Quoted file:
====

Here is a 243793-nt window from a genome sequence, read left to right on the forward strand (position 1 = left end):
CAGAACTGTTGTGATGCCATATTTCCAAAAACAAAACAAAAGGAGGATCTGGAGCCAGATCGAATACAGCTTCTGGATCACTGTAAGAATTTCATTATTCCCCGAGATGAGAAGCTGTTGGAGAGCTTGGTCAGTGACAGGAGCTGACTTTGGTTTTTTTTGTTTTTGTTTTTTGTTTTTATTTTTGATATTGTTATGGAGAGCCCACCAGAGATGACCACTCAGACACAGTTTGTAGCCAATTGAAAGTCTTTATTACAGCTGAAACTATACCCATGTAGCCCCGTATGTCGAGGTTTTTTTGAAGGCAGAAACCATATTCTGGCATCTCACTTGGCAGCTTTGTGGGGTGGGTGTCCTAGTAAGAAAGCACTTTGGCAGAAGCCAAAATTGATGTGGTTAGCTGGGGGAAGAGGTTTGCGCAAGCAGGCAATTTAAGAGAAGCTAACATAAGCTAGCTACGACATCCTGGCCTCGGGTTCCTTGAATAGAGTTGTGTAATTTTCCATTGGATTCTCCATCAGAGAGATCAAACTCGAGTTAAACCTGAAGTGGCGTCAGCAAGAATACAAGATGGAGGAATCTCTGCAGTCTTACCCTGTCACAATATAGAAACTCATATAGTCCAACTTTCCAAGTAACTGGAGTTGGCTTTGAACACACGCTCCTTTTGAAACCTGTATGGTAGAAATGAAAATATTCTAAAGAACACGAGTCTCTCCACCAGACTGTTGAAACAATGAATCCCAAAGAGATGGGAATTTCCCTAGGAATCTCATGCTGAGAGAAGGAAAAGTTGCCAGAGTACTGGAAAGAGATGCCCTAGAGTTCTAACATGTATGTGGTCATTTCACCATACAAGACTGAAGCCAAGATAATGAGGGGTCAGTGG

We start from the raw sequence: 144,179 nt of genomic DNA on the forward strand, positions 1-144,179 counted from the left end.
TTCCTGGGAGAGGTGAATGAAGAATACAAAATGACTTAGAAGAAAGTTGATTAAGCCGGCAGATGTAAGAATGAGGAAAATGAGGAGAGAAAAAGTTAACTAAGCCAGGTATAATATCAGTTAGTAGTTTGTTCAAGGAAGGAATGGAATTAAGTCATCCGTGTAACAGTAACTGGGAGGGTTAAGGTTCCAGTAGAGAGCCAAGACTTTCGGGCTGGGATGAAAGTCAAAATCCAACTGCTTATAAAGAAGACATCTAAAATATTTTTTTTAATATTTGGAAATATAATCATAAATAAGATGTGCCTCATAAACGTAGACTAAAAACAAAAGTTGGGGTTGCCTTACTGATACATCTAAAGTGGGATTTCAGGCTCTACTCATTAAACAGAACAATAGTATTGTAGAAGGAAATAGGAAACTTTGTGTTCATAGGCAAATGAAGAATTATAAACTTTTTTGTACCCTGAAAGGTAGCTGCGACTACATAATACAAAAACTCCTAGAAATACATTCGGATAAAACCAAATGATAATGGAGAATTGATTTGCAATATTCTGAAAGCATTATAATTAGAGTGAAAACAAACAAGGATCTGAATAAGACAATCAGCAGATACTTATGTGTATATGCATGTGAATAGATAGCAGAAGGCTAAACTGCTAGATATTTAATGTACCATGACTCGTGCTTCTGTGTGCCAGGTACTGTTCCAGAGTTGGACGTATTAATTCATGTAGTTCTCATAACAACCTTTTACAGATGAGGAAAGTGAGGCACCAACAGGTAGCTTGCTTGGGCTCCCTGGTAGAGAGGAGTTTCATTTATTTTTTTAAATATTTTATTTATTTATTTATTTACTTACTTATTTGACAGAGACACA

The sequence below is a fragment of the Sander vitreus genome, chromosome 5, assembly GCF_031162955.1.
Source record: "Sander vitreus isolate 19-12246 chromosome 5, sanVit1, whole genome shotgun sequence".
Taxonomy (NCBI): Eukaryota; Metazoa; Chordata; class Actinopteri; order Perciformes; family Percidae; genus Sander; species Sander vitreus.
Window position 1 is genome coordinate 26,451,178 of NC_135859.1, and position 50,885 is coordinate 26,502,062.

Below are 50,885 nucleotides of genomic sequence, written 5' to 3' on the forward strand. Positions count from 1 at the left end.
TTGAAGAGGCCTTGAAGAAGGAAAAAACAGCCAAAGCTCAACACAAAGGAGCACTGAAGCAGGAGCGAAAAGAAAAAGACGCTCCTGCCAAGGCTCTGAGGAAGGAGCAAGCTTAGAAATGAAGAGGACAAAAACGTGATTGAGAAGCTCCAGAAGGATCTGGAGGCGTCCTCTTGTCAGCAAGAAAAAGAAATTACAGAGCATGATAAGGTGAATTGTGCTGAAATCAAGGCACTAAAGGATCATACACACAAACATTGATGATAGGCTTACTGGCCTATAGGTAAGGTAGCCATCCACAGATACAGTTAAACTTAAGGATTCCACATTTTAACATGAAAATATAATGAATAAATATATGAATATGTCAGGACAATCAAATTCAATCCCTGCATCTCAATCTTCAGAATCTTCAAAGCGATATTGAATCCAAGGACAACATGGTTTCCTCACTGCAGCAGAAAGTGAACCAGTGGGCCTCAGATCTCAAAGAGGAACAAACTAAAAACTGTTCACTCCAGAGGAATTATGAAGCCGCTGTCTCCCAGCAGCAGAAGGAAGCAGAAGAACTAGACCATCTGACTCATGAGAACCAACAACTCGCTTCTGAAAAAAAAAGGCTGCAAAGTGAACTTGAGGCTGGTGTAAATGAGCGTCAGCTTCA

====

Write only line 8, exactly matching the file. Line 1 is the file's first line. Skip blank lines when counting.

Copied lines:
Window position 1 is genome coordinate 26,451,178 of NC_135859.1, and position 50,885 is coordinate 26,502,062.